and the writer took advantage of this by using words such as " Fire's
flickering " the mans only light "The fire" and it's just holding on
by flickering. Another piece of alliteration. a good use of simile is
used in this short story to describe how the man was feeling and what
it was like i.e. " It was like a raged storm cloud sweeping out of the
stars. This shows at this point the man was frantic the fear and his
imagination was getting the better of him.

The Red Room by H.G.Wells is a very serious short story with great
attention to detail throughout. It leaves the reader guessing to
whether there is a supernatural presence or not. The Red Room creates
a lot of suspense and is a mind fondling prose narrative that leaves
the reader in suspense until the end. From this ghostly setting I have
chosen a complete contrast of genre that boarder on comedy. The
description of the old people is almost hysterical at times but it's
actually the physical description of the old people that creates the
tension and suspense in the Red Room. This short story is reliable for
working on the mind, it leaves the reader thinking "Was it a murder in
the house that made the ghost or it could have been a suicide" this is
very good on the imagination. It's almost in a traditional and ancient
setting and there isn't too much happening in t he story but the
suspense takes over and turns the excitement upside down.

The stolen Bacillus is set in 18th century London. The hysterical and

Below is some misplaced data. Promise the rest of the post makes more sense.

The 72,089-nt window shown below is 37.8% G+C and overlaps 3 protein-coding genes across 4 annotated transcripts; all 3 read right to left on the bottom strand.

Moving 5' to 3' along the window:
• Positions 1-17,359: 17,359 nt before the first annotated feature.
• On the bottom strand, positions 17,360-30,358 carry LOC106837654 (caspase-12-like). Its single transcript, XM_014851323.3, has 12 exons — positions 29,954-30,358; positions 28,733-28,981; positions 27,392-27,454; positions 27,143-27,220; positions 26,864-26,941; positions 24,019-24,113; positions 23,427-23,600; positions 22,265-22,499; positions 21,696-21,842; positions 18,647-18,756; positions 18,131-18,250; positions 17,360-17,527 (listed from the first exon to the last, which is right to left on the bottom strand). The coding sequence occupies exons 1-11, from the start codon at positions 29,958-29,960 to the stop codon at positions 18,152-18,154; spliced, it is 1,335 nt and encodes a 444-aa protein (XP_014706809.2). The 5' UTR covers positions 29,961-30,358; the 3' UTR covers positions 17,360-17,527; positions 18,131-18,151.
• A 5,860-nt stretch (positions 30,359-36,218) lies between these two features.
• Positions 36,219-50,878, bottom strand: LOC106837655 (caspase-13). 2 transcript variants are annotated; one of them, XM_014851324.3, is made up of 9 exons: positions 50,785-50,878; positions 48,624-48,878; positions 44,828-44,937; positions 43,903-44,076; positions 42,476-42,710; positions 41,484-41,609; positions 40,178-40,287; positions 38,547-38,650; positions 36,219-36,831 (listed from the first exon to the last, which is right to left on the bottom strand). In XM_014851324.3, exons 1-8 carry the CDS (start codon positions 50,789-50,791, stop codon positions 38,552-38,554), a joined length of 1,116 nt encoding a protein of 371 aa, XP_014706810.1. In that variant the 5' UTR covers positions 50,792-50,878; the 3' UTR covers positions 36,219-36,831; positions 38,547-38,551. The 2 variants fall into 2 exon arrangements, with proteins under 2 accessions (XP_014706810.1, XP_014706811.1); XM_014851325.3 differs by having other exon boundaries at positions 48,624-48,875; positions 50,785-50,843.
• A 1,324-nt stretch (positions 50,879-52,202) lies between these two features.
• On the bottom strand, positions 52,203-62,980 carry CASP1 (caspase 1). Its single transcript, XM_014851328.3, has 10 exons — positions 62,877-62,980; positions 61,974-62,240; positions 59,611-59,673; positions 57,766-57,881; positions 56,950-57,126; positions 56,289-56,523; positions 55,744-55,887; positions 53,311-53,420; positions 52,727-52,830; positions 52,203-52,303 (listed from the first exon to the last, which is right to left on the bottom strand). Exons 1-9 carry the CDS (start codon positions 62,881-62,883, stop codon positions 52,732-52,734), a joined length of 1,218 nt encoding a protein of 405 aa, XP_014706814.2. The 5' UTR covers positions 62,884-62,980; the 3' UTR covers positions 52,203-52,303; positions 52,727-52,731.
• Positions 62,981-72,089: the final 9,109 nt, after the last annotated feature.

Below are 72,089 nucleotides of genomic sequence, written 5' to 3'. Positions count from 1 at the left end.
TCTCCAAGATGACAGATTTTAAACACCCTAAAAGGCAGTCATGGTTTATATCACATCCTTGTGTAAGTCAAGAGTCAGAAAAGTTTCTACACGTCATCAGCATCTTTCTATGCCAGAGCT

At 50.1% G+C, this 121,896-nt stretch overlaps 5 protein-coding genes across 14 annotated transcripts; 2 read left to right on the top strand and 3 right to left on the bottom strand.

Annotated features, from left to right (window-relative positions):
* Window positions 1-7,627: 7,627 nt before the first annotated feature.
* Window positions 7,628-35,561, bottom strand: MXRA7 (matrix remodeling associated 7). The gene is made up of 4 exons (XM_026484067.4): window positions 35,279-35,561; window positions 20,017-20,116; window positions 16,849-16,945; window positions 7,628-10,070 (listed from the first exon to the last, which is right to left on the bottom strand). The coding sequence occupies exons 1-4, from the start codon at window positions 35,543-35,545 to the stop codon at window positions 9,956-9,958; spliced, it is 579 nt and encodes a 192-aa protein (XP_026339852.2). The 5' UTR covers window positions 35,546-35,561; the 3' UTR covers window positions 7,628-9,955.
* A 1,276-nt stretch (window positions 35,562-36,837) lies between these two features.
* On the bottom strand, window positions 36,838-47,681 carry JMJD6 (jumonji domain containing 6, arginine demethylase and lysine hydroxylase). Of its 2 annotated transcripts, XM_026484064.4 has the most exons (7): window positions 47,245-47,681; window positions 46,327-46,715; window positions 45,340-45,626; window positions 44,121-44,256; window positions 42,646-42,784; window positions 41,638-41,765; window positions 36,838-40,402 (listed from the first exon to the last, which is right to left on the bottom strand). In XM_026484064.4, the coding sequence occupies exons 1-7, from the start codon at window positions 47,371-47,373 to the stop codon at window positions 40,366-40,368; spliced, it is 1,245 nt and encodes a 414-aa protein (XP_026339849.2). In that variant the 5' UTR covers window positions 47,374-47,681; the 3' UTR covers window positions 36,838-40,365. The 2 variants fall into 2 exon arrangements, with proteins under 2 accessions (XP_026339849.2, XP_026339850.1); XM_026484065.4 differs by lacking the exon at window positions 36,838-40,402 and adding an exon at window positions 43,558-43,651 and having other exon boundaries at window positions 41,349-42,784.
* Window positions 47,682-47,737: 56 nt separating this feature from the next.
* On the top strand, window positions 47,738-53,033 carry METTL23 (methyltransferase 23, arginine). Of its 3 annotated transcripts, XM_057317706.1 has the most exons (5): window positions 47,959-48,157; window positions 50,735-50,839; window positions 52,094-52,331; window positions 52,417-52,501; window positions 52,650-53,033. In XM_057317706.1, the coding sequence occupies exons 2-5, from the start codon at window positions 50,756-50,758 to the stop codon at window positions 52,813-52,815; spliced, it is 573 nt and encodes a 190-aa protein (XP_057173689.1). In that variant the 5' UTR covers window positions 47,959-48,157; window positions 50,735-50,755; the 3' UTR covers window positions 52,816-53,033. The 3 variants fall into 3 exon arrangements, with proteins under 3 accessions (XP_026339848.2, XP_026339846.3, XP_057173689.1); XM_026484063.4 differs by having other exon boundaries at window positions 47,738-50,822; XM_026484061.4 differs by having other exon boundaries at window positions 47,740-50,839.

social context of the story plays a significance part in creating
tension and suspense. A social context that creates fear throughout
the story In contrast to Red Room, which concentrates on physical
details which make the suspense.

The Stolen Bacillus is about a bacteriologist who one day gets a visit
from a very keen man. The scientist shows the man around his
laboratory and then shows him a deadly disease called cholera that can
not be cured, then a gleam of satisfaction shone upon the visitors
face. Then the scientist realised that he could have a bit of fun with
the visitor, so he decided to show him more (The visitor still
thinking this bacteria could wipe out and kill loads of people). Then
the scientist gives the visitor the bottled cholera to the visitor
whilst he goes and helps his wife with it, when the scientist gets
back he unsurprisingly forgets that he gave the cholera to the
visitor. Then all of a sudden the visitor realised the time and had to
go. Not until the visitor had left did the bacteriologist (scientist)
realise that he had gave him the cholera. So he went n a cab chase and
then almost cartoon like a group of cabmen had gathered for there
lunch to notice the chase. Then the Anarchist (visitor) drank the tube
of the so called cholera in the cab and told the cab driver to drop
him off that the end of the street. The Anarchist waits patiently for
the Scientist to come round the corner in his car. When he done so the
Anarchist gave off a nasty laugh and told the scientist he was too
late and that he had drank the cholera then he went stumbling down the
street colliding with people on his journey. After, the wife turns up
behind the Scientist and asks him what was that all about and he told
her. He had a visitor and not knowing he was an Anarchist he told him
that the chemical in the bottled tube was a poisonous gas called
cholera and then he stole it before he got to tell him it was a blue
substance what turned things blue and then the scientist and his wife
had a laugh about it.

The social and hysterical context is the reason behind the creation of
tension and suspense because in this story the writing is letting the
reader see from the anarchists point of view by this I mean that the
writer isn't letting the reader know that the tube doesn't really
consist of a poisonous substance called cholera. The
Anarchist/Terrorist comes to the scientist with a fanatical attitude
and the scientist takes it too far with him. The cab chase adds black